Jitter is related to phase noise, but it is measured in the time domain. The jitter in microseconds can be measured with an effective value or a peak-to-peak value. Many applications, such as communication networks, wireless data transmission, ATM and SONET requirements, must meet stringent saturation specifications. It is important to pay close attention to the jitter and phase noise characteristics of the oscillators used in these systems.



3. Power and load effects:


The frequency stability of the oscillator is also affected by oscillator supply voltage variations and oscillator load variations. Proper selection of the oscillator minimizes these effects. The designer should verify the performance of the oscillator under the recommended supply voltage tolerances and load. It is not expected that an oscillator that can only be rated for 15pF will perform well when driving 50pF. Oscillators operating above the recommended supply voltage will also exhibit poor waveform and stability. For devices that require battery power, be sure to consider power consumption. Introducing a 3.3V product is bound to develop an oscillator that operates at 3.3V. The lower voltage allows the product to operate at low power. Most commercially available surface mount oscillators operate at 3.3V. Many perforated oscillators using conventional 5V devices are being redesigned to operate at 3.3V.


4. Package:

Similar to other electronic components, clock oscillators are also available in smaller and smaller packages. Various types and sizes of crystal oscillators can be made according to customers' requirements (please refer to the product manual for details). In general, smaller devices are more expensive than larger surface mount or perforated package devices. Therefore, small packages often have a trade-off between performance, output selection, and frequency selection.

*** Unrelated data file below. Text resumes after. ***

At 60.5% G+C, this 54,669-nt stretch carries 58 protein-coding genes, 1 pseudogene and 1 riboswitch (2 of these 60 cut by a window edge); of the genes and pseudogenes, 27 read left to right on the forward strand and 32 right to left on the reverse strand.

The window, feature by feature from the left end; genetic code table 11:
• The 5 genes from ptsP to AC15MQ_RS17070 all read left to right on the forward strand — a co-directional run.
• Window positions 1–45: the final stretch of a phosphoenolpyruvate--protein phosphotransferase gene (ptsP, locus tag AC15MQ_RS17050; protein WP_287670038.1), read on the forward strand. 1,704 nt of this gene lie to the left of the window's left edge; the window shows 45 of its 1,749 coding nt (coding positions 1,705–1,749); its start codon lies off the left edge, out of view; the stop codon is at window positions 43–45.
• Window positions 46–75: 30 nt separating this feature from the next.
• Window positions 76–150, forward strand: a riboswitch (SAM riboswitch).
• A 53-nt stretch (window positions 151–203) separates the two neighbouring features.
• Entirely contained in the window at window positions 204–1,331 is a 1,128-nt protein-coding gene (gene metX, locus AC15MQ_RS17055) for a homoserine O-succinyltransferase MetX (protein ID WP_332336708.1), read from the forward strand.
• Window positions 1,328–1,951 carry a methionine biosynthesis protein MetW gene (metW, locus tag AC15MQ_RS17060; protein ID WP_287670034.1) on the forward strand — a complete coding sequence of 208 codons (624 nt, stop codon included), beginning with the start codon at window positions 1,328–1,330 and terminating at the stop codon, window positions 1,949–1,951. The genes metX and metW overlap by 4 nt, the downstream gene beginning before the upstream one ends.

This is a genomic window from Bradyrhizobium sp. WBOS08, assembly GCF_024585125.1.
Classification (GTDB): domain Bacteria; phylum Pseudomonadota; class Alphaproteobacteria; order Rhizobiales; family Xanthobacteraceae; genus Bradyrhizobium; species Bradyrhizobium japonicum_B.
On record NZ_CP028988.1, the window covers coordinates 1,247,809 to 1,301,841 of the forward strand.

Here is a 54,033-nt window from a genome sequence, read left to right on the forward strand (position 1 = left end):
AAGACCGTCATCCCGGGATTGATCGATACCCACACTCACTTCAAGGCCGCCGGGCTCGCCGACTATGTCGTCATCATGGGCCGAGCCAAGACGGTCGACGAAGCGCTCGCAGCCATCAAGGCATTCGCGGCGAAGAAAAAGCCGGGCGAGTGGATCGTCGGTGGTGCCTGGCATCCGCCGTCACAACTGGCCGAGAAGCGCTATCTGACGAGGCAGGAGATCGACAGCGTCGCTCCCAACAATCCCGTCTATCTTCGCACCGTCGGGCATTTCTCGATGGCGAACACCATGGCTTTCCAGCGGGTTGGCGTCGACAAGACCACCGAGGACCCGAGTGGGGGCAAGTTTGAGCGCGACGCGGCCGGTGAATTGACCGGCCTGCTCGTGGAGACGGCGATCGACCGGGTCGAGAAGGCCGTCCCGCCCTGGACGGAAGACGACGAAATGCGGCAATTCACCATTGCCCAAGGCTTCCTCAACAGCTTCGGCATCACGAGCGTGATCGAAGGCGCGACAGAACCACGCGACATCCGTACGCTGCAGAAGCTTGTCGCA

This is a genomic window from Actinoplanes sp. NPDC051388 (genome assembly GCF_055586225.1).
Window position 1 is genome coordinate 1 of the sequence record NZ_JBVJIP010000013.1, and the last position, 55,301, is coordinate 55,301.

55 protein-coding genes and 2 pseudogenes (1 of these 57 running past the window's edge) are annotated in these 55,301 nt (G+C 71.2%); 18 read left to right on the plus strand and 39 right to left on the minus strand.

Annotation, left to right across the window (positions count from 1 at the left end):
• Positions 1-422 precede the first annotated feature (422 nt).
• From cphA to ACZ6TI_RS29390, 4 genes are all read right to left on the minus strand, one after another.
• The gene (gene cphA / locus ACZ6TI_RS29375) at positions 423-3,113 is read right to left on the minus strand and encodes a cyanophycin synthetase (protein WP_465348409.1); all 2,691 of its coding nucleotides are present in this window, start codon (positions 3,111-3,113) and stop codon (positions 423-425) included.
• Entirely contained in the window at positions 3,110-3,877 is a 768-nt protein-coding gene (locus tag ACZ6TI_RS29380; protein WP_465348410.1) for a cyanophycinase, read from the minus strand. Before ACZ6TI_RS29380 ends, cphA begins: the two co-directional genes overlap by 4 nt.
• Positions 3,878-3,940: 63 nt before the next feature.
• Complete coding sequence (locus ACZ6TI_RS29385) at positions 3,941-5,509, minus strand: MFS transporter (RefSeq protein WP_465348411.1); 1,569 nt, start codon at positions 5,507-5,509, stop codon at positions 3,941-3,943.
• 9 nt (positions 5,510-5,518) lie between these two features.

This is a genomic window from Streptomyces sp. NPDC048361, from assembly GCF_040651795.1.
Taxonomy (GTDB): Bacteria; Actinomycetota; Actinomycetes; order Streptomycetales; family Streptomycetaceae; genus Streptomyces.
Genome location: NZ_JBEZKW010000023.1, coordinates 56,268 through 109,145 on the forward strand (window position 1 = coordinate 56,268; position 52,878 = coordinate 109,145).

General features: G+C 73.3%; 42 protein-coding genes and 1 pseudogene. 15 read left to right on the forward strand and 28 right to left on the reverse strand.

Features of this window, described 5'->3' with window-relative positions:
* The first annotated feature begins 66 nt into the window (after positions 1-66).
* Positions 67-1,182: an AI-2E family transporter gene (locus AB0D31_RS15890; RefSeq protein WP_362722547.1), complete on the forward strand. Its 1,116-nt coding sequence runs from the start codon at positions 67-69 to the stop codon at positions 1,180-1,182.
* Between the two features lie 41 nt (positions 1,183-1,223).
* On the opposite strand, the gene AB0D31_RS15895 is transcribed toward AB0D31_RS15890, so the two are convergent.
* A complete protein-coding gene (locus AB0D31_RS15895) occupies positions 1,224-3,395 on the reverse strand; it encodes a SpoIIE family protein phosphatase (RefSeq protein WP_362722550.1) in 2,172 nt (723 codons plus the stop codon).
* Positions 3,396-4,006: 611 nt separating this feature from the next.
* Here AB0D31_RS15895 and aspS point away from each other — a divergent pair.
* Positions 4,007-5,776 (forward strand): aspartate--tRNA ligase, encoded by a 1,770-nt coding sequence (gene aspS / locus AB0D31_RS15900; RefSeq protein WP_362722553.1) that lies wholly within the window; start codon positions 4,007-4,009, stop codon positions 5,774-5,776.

5. working environment:

The actual application environment of the crystal oscillator needs careful consideration. For example, high-intensity vibrations or shocks can cause problems for the oscillator. In addition to possible physical damage, vibration or shock can cause erroneous actions at certain frequencies. These externally induced disturbances can cause frequency jitter, increased noise margin, and intermittent oscillator failure. For applications that require special EMI compatibility, EMI is another priority. In addition to using the appropriate PC motherboard layout techniques, it is important to choose a clock oscillator that provides the least amount of radiation. In general, oscillators with slower rise/fall times exhibit better EMI characteristics.


6. Detection:

For the detection of crystal oscillators, it is usually only possible to use an oscilloscope (which needs to be powered by the board) or a frequency meter. A multimeter or other tester cannot be measured. If there is no condition or no way to judge whether it is good or bad, then only the substitution method can be used, which is also effective.



Common faults of crystal oscillators are: (a) internal leakage; (b) internal open circuit; (c) metamorphic frequency offset; (d) leakage of peripheral capacitors connected to it. From these faults, the high-resistance of the multimeter and the VI curve function of the tester should be able to check the faults of (C) and (D), but this will depend on its damage.


Summary: Generally, some allowance should be left when selecting the device to ensure the reliability of the product. The use of higher-end devices can further reduce the probability of failure and bring potential benefits, which should be considered when comparing product prices. In order to balance the "whole performance" of the oscillator, it is necessary to weigh various factors such as stability, operating temperature range, crystal aging effect, phase noise, cost, etc. The cost here does not only include the price of the device. It also includes the cost of using the product for its entire life.